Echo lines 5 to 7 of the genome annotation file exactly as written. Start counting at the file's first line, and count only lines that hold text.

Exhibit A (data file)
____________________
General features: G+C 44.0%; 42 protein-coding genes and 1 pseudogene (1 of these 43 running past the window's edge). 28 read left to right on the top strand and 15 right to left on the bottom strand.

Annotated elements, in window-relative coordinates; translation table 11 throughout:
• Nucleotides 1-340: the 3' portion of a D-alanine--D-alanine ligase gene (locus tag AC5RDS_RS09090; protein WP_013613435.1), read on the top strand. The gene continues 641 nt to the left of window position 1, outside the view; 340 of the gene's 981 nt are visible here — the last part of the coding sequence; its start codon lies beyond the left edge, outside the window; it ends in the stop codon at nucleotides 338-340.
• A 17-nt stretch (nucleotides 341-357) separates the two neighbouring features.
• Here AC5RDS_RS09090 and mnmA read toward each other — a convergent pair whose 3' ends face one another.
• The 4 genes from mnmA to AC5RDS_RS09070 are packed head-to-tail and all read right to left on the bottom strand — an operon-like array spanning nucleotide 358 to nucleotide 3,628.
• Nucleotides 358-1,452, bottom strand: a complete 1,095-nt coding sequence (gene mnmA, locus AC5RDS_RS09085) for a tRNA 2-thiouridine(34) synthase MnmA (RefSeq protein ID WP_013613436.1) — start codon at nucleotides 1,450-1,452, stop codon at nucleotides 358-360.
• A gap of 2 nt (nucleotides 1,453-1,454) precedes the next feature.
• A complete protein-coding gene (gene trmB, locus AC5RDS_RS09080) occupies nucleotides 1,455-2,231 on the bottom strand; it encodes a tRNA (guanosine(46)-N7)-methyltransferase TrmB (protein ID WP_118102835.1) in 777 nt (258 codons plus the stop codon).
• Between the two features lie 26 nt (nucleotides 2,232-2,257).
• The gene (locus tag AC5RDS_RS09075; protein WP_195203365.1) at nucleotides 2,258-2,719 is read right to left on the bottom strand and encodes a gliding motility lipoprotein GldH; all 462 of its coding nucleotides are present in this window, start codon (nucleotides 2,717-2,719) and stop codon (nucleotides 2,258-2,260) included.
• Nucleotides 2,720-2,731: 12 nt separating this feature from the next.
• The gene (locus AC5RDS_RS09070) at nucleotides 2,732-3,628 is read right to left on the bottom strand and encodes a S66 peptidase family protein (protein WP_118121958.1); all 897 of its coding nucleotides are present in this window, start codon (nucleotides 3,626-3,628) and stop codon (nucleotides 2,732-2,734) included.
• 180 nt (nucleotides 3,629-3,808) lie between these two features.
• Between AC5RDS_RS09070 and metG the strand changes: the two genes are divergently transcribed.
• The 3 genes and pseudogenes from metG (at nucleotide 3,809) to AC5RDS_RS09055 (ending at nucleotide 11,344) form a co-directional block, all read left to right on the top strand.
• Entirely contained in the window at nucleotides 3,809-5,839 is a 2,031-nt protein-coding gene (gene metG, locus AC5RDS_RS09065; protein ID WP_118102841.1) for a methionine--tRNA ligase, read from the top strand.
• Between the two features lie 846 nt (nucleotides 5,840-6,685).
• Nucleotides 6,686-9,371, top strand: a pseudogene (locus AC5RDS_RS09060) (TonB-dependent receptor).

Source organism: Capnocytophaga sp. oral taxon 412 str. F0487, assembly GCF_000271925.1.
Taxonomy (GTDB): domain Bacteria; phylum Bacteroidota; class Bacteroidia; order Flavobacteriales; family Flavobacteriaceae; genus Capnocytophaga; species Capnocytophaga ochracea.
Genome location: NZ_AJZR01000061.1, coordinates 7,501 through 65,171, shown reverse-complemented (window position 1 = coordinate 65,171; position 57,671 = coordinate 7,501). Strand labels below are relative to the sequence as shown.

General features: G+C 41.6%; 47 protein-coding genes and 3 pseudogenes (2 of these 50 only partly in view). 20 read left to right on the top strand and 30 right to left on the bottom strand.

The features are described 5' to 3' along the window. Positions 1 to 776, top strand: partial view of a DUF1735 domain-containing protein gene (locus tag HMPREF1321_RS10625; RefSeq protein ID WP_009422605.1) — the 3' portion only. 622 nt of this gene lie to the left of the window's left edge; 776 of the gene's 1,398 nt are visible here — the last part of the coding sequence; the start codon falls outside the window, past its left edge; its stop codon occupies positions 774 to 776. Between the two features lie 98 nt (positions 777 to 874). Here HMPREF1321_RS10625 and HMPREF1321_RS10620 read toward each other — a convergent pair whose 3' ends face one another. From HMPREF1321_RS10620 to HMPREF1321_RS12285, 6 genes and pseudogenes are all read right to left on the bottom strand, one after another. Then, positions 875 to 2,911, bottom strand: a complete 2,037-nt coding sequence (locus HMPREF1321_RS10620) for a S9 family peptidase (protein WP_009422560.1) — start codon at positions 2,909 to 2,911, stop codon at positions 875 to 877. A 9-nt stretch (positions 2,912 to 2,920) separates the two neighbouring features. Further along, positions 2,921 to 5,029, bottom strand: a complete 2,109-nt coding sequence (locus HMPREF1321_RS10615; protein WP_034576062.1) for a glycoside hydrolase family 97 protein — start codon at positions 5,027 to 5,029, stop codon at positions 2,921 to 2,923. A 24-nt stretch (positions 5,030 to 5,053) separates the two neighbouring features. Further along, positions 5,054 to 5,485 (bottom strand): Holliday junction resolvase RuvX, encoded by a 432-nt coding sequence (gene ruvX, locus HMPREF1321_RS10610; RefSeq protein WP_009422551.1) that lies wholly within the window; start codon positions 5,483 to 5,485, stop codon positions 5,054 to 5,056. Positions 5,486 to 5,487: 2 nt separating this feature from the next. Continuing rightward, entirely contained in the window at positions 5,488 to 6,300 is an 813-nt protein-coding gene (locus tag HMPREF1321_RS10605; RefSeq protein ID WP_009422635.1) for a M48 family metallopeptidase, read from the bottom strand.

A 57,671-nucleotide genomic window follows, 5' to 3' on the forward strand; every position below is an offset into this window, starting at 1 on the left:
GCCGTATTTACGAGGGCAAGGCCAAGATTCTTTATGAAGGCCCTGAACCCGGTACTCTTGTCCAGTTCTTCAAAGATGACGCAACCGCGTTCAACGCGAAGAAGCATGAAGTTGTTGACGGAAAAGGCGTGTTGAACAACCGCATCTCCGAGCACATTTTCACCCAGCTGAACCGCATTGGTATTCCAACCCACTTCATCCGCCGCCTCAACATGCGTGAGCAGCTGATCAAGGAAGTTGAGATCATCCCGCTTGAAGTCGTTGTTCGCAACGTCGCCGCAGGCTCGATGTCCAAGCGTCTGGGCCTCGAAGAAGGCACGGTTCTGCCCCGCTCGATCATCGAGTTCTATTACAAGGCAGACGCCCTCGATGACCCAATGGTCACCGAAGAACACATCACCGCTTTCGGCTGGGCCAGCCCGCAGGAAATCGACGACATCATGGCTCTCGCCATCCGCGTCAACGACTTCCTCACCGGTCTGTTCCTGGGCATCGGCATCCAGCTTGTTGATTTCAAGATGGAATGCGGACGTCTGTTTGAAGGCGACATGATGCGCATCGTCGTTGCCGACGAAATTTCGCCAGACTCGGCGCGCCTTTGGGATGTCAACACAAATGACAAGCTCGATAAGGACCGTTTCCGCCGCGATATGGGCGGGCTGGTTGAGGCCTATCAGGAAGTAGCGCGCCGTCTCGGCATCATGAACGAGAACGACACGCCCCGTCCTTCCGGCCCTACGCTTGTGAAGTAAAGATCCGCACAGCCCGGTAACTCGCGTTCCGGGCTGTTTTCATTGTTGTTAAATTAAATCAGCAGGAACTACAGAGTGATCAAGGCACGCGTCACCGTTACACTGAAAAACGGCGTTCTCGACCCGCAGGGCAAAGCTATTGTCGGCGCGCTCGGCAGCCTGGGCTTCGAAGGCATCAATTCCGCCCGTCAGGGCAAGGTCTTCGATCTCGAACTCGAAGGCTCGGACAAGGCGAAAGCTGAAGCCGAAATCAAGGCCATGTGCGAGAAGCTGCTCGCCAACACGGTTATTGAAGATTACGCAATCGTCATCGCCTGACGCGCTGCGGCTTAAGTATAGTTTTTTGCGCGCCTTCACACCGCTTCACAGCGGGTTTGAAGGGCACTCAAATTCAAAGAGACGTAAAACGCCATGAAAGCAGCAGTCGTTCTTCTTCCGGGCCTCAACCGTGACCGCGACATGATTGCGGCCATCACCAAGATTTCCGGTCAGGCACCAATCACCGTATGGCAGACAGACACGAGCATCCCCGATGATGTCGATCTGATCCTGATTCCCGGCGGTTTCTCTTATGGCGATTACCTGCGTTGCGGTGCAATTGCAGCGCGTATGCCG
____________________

• Here AC5RDS_RS09090 and mnmA read toward each other — a convergent pair whose 3' ends face one another.
• The 4 genes from mnmA to AC5RDS_RS09070 are packed head-to-tail and all read right to left on the bottom strand — an operon-like array spanning nucleotide 358 to nucleotide 3,628.
• Nucleotides 358-1,452, bottom strand: a complete 1,095-nt coding sequence (gene mnmA, locus AC5RDS_RS09085) for a tRNA 2-thiouridine(34) synthase MnmA (RefSeq protein ID WP_013613436.1) — start codon at nucleotides 1,450-1,452, stop codon at nucleotides 358-360.